Cancer is undoubtedly the one word you never want to hear from your doctor, but the truth is that more of us are surviving the disease than ever before. Thanks to better detection methods, earlier diagnoses, and huge advances in treatment, survival rates are now 68 percent, an impressive improvement from a 50 percent survival rate 36 years ago.
Since the Facing Cancer Together initiative began last spring, we've heard many stories about how much a diagnosis of cancer transforms lives. There obviously are physical, mental and emotional changes, but a study out this summer points to another aspect of life that seperates cancer survivors from those who have never had cancer -- jobs.
Cancer News In Brief 8.31.11
Patients undergoing chemotherapy and radiotherapy for malignant glioblastoma appeared to have better overall survival if they also received the anti-seizure medication valproic acid.
In a mid-stage trial, an experimental cancer treatment was found not effective in patients with colorectal cancer, just a week after the same treatment method showed strong efficacy in treating primary liver cancer patients. Delcath Systems Inc is designing a minimally invasive procedure to administer high dose chemotherapy drugs to only the diseased organs or regions of the body -- thereby restricting the harsh effects of chemo drugs on other body organs.
Not a week goes by that we don't hear a story about a food or drink that either can contribute to cancer or maybe prevent it. It can get confusing for those who want to eat healthy.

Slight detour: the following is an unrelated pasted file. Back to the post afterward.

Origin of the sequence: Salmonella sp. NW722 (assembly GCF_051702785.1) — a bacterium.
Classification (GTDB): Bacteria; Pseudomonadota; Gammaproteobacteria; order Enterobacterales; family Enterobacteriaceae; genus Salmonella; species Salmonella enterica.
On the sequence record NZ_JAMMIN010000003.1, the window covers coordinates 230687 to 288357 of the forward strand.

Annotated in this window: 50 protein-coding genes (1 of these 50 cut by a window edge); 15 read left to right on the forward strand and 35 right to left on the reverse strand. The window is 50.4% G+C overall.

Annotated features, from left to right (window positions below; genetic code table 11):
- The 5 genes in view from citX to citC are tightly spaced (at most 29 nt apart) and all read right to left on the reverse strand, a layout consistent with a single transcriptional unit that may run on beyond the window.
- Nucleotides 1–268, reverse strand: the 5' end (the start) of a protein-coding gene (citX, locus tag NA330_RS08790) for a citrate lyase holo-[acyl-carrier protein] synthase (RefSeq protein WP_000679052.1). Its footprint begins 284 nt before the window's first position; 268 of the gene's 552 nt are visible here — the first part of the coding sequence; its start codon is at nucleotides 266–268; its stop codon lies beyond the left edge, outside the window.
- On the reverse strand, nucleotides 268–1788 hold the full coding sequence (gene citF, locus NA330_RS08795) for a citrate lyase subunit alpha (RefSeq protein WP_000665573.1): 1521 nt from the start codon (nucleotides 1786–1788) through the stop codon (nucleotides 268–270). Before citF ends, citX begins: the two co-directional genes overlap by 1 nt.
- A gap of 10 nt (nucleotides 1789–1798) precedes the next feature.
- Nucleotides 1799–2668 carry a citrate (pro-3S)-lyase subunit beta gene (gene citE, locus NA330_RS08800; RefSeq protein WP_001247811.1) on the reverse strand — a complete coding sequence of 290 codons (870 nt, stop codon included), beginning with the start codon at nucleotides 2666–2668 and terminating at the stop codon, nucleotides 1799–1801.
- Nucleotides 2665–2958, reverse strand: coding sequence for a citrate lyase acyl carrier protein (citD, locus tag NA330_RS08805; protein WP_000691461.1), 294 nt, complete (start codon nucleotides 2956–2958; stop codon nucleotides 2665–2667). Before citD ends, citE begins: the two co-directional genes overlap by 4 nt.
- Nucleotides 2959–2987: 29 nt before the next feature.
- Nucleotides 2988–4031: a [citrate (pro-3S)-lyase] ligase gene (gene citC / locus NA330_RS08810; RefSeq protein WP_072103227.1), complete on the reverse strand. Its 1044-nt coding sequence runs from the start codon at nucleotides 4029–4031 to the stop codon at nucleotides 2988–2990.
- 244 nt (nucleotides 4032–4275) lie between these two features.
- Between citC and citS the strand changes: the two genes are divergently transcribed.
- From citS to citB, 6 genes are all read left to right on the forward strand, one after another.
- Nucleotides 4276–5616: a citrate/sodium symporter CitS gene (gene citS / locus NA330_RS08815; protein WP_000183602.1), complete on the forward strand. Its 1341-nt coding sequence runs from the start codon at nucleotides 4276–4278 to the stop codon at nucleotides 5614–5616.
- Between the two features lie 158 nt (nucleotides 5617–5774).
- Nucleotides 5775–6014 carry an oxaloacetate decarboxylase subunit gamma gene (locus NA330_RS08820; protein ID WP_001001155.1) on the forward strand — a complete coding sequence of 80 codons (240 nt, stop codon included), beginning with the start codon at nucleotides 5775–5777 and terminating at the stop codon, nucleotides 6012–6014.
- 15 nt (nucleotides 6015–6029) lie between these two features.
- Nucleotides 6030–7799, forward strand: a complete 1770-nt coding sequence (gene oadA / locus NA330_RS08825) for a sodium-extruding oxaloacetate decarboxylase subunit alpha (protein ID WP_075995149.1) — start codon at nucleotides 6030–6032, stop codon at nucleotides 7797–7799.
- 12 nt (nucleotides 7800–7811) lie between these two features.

News In Brief 8.18.11
The Food and Drug Administration announced the approval of a new drug to treat advanced melanoma, a deadly form of cancer.
The drug, Zelboraf, was approved for patients with metastatic melanoma, the most life-threatening form of skin cancer and one that cannot be removed with surgery.
Lab trials conducted on mice seem to indicate that drinking coffee, or even caffeine rubbed directly on the skin might be able to prevent harmful UV light from causing skin cancer.
Summertime means strawberries. And wouldn’t you enjoy those delicious berries even more if they could also help reduce your risk of cancer? Finding connections between food and cancer treatment is a top research question at the moment.
(Harrisburg) -- Lauren Hodge, a Dallastown Area High School student from York Township recently won top honors in her age group at the Google Science Fair in California. Her science fair project looked into whether certain marinades reduce the amount of cancer-causing compounds created by the grilling of meat, specifically chicken.
Patients often do not give a detailed family history because they do not see how this information has any significance to their current care.
Dr. Victor Vogel is director of Geisinger's cancer center and he has been a medical oncologist for 25 years. He shares some thoughts on how far we've come in the war on cancer, and where we are heading in research. Scroll down to watch the video.